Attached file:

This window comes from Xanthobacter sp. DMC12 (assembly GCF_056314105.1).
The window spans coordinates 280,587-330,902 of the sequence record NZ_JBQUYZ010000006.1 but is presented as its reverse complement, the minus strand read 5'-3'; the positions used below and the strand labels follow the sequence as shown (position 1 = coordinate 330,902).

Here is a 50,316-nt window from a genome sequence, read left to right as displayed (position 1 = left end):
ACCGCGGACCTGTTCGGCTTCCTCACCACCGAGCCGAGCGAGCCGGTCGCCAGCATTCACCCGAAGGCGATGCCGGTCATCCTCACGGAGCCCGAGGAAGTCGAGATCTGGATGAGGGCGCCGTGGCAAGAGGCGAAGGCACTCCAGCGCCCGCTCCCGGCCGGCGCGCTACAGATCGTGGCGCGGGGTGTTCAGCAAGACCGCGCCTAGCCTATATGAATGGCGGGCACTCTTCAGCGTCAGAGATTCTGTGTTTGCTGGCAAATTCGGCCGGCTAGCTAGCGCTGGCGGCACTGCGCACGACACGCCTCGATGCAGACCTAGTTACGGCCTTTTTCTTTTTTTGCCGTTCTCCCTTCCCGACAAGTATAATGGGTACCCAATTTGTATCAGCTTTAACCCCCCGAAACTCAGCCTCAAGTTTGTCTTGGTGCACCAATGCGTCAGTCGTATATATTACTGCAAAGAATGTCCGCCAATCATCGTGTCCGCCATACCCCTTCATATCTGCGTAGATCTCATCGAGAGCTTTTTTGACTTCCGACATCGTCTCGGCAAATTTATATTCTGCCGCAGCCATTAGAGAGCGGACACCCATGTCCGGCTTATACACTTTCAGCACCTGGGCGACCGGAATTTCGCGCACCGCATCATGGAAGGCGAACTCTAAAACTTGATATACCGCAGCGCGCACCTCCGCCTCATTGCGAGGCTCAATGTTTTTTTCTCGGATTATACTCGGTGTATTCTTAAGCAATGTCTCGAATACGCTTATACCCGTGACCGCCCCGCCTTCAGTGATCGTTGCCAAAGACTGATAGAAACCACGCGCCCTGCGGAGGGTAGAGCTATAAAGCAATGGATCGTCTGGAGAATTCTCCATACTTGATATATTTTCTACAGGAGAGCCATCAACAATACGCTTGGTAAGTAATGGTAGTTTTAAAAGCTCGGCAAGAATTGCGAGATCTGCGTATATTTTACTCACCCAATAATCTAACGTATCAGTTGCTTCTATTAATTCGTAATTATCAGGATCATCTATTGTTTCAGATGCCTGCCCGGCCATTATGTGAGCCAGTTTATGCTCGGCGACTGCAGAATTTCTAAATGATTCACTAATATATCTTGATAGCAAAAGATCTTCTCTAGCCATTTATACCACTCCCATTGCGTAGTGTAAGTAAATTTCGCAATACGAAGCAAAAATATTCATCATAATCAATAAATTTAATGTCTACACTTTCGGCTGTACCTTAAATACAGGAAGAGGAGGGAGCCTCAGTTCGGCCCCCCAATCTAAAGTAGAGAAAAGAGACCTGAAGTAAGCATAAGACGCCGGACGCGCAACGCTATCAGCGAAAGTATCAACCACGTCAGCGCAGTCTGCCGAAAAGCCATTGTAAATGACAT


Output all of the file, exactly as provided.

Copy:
This window comes from Xanthobacter sp. DMC12 (assembly GCF_056314105.1).
The window spans coordinates 280,587-330,902 of the sequence record NZ_JBQUYZ010000006.1 but is presented as its reverse complement, the minus strand read 5'-3'; the positions used below and the strand labels follow the sequence as shown (position 1 = coordinate 330,902).

Here is a 50,316-nt window from a genome sequence, read left to right as displayed (position 1 = left end):
ACCGCGGACCTGTTCGGCTTCCTCACCACCGAGCCGAGCGAGCCGGTCGCCAGCATTCACCCGAAGGCGATGCCGGTCATCCTCACGGAGCCCGAGGAAGTCGAGATCTGGATGAGGGCGCCGTGGCAAGAGGCGAAGGCACTCCAGCGCCCGCTCCCGGCCGGCGCGCTACAGATCGTGGCGCGGGGTGTTCAGCAAGACCGCGCCTAGCCTATATGAATGGCGGGCACTCTTCAGCGTCAGAGATTCTGTGTTTGCTGGCAAATTCGGCCGGCTAGCTAGCGCTGGCGGCACTGCGCACGACACGCCTCGATGCAGACCTAGTTACGGCCTTTTTCTTTTTTTGCCGTTCTCCCTTCCCGACAAGTATAATGGGTACCCAATTTGTATCAGCTTTAACCCCCCGAAACTCAGCCTCAAGTTTGTCTTGGTGCACCAATGCGTCAGTCGTATATATTACTGCAAAGAATGTCCGCCAATCATCGTGTCCGCCATACCCCTTCATATCTGCGTAGATCTCATCGAGAGCTTTTTTGACTTCCGACATCGTCTCGGCAAATTTATATTCTGCCGCAGCCATTAGAGAGCGGACACCCATGTCCGGCTTATACACTTTCAGCACCTGGGCGACCGGAATTTCGCGCACCGCATCATGGAAGGCGAACTCTAAAACTTGATATACCGCAGCGCGCACCTCCGCCTCATTGCGAGGCTCAATGTTTTTTTCTCGGATTATACTCGGTGTATTCTTAAGCAATGTCTCGAATACGCTTATACCCGTGACCGCCCCGCCTTCAGTGATCGTTGCCAAAGACTGATAGAAACCACGCGCCCTGCGGAGGGTAGAGCTATAAAGCAATGGATCGTCTGGAGAATTCTCCATACTTGATATATTTTCTACAGGAGAGCCATCAACAATACGCTTGGTAAGTAATGGTAGTTTTAAAAGCTCGGCAAGAATTGCGAGATCTGCGTATATTTTACTCACCCAATAATCTAACGTATCAGTTGCTTCTATTAATTCGTAATTATCAGGATCATCTATTGTTTCAGATGCCTGCCCGGCCATTATGTGAGCCAGTTTATGCTCGGCGACTGCAGAATTTCTAAATGATTCACTAATATATCTTGATAGCAAAAGATCTTCTCTAGCCATTTATACCACTCCCATTGCGTAGTGTAAGTAAATTTCGCAATACGAAGCAAAAATATTCATCATAATCAATAAATTTAATGTCTACACTTTCGGCTGTACCTTAAATACAGGAAGAGGAGGGAGCCTCAGTTCGGCCCCCCAATCTAAAGTAGAGAAAAGAGACCTGAAGTAAGCATAAGACGCCGGACGCGCAACGCTATCAGCGAAAGTATCAACCACGTCAGCGCAGTCTGCCGAAAAGCCATTGTAAATGACAT